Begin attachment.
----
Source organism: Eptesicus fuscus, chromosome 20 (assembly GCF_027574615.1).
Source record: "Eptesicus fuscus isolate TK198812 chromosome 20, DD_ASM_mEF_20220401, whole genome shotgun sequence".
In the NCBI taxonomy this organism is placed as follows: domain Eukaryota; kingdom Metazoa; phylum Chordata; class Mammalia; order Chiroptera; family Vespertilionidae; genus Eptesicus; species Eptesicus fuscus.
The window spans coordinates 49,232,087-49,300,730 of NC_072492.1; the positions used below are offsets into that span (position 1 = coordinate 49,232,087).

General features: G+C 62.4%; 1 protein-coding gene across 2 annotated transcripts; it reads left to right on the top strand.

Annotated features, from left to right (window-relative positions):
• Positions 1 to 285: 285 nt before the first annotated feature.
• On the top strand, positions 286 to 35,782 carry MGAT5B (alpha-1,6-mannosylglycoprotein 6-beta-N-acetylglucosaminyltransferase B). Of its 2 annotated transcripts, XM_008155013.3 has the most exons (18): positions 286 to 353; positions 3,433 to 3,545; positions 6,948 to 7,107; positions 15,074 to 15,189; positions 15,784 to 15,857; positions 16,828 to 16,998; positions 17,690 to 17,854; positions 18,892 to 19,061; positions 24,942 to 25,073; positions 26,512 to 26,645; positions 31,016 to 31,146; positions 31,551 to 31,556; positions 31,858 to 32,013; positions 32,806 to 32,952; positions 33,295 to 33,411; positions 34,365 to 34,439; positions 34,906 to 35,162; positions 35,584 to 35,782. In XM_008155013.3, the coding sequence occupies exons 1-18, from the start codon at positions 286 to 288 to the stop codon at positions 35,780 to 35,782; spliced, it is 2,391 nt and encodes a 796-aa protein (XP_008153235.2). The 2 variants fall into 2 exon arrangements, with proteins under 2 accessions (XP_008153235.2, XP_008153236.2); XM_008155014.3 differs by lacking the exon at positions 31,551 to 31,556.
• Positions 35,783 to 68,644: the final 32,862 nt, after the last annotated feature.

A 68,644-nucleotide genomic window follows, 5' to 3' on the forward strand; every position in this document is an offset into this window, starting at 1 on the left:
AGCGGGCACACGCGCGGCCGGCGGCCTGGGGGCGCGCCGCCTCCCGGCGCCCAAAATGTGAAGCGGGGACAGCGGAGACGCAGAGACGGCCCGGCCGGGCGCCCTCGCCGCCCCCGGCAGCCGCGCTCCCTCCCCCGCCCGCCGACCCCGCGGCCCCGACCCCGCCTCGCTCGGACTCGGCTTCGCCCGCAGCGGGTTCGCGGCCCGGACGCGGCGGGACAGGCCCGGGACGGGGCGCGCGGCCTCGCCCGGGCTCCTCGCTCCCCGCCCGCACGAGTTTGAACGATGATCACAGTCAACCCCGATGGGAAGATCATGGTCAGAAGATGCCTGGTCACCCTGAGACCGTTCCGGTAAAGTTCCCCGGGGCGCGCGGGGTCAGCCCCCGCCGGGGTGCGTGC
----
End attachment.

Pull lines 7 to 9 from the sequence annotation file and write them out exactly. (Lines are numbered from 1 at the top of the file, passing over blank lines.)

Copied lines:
• Positions 1 to 285: 285 nt before the first annotated feature.
• On the top strand, positions 286 to 35,782 carry MGAT5B (alpha-1,6-mannosylglycoprotein 6-beta-N-acetylglucosaminyltransferase B). Of its 2 annotated transcripts, XM_008155013.3 has the most exons (18): positions 286 to 353; positions 3,433 to 3,545; positions 6,948 to 7,107; positions 15,074 to 15,189; positions 15,784 to 15,857; positions 16,828 to 16,998; positions 17,690 to 17,854; positions 18,892 to 19,061; positions 24,942 to 25,073; positions 26,512 to 26,645; positions 31,016 to 31,146; positions 31,551 to 31,556; positions 31,858 to 32,013; positions 32,806 to 32,952; positions 33,295 to 33,411; positions 34,365 to 34,439; positions 34,906 to 35,162; positions 35,584 to 35,782. In XM_008155013.3, the coding sequence occupies exons 1-18, from the start codon at positions 286 to 288 to the stop codon at positions 35,780 to 35,782; spliced, it is 2,391 nt and encodes a 796-aa protein (XP_008153235.2). The 2 variants fall into 2 exon arrangements, with proteins under 2 accessions (XP_008153235.2, XP_008153236.2); XM_008155014.3 differs by lacking the exon at positions 31,551 to 31,556.
• Positions 35,783 to 68,644: the final 32,862 nt, after the last annotated feature.